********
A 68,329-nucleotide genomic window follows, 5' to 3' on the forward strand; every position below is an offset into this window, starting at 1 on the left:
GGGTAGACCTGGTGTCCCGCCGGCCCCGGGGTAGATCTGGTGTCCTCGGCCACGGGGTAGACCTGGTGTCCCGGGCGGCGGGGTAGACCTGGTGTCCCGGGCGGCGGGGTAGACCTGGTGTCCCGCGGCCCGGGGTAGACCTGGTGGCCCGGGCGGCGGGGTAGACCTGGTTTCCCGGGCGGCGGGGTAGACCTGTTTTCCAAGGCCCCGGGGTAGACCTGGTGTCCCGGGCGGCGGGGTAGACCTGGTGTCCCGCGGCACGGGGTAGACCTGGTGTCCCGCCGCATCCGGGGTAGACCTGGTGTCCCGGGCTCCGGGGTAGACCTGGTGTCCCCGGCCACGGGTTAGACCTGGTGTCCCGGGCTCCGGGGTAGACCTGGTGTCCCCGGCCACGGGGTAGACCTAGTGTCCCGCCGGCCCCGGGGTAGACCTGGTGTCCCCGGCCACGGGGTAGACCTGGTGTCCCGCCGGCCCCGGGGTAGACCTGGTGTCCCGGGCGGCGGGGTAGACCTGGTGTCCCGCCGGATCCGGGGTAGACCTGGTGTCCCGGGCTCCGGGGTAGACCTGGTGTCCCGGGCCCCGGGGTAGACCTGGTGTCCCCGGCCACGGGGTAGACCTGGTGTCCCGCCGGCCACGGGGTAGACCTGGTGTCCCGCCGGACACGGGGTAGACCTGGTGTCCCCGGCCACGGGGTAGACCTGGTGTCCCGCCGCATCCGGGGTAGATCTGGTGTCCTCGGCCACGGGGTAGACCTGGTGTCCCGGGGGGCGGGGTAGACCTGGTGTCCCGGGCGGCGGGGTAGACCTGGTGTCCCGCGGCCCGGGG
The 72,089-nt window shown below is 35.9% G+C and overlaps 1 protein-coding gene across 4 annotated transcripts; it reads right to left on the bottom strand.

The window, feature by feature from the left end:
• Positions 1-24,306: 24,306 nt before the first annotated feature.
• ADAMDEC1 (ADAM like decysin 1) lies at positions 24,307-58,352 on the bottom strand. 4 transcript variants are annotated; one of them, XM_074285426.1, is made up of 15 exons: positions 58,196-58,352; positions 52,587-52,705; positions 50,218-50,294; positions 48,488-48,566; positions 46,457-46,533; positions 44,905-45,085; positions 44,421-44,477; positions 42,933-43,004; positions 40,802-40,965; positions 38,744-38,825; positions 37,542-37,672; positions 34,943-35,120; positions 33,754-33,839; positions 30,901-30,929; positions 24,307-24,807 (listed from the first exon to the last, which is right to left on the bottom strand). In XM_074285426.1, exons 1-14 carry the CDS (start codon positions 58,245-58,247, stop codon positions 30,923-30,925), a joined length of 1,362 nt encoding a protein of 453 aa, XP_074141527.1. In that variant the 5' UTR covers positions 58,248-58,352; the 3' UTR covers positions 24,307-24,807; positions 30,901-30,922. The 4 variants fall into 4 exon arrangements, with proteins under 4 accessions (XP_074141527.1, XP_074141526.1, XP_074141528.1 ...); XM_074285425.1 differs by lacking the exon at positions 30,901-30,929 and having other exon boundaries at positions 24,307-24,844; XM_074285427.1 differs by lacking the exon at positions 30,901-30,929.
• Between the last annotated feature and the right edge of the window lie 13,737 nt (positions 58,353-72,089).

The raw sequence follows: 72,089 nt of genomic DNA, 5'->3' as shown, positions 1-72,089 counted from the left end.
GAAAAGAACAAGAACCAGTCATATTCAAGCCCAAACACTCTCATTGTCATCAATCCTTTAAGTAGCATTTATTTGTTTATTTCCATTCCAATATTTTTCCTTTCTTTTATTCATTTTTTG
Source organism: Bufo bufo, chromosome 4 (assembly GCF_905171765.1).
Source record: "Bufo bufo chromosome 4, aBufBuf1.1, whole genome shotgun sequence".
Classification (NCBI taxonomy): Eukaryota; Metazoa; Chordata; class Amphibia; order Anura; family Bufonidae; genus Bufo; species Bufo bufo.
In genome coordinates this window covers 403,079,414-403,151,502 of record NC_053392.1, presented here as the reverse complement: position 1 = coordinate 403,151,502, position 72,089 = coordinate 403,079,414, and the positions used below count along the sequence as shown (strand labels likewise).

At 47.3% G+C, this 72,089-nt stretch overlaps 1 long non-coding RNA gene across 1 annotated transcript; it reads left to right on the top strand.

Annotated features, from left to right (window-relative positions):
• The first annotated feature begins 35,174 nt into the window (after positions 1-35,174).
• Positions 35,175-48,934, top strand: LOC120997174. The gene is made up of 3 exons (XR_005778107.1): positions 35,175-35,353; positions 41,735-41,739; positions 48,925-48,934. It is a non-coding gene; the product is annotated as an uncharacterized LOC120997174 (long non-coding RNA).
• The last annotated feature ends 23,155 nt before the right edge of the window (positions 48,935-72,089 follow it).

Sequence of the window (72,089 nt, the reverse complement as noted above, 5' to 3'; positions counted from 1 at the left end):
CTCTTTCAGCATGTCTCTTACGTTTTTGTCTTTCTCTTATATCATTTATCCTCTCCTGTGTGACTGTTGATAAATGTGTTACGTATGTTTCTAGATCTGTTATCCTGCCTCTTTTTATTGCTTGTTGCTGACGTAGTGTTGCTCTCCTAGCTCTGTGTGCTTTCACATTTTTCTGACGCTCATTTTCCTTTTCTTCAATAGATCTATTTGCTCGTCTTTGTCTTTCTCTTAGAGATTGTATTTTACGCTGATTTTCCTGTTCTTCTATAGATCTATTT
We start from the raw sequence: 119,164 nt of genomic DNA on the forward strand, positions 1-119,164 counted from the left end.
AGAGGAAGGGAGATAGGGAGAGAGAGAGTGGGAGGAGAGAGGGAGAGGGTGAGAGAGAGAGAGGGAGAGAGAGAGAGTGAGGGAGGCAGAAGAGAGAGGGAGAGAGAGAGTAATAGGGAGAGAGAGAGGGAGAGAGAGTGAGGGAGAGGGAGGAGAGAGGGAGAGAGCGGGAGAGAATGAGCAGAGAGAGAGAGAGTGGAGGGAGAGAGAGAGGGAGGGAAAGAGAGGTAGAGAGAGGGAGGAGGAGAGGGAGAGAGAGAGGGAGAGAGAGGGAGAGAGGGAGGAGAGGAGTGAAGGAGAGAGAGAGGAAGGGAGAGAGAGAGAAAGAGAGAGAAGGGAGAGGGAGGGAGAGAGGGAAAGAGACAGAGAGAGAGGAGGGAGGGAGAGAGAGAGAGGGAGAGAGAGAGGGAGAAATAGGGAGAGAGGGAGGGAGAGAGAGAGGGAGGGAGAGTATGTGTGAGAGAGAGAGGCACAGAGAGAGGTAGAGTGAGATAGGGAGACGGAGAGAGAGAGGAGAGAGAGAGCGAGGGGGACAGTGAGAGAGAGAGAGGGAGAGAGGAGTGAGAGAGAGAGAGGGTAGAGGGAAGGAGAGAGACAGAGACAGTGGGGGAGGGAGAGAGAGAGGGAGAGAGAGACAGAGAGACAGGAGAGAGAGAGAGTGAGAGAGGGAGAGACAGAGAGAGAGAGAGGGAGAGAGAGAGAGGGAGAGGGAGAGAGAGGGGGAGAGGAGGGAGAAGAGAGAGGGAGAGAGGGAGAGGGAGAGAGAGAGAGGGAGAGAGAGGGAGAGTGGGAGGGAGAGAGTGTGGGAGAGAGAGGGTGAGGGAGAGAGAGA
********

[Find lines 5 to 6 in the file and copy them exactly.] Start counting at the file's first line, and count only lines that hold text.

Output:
• Positions 1-24,306: 24,306 nt before the first annotated feature.
• ADAMDEC1 (ADAM like decysin 1) lies at positions 24,307-58,352 on the bottom strand. 4 transcript variants are annotated; one of them, XM_074285426.1, is made up of 15 exons: positions 58,196-58,352; positions 52,587-52,705; positions 50,218-50,294; positions 48,488-48,566; positions 46,457-46,533; positions 44,905-45,085; positions 44,421-44,477; positions 42,933-43,004; positions 40,802-40,965; positions 38,744-38,825; positions 37,542-37,672; positions 34,943-35,120; positions 33,754-33,839; positions 30,901-30,929; positions 24,307-24,807 (listed from the first exon to the last, which is right to left on the bottom strand). In XM_074285426.1, exons 1-14 carry the CDS (start codon positions 58,245-58,247, stop codon positions 30,923-30,925), a joined length of 1,362 nt encoding a protein of 453 aa, XP_074141527.1. In that variant the 5' UTR covers positions 58,248-58,352; the 3' UTR covers positions 24,307-24,807; positions 30,901-30,922. The 4 variants fall into 4 exon arrangements, with proteins under 4 accessions (XP_074141527.1, XP_074141526.1, XP_074141528.1 ...); XM_074285425.1 differs by lacking the exon at positions 30,901-30,929 and having other exon boundaries at positions 24,307-24,844; XM_074285427.1 differs by lacking the exon at positions 30,901-30,929.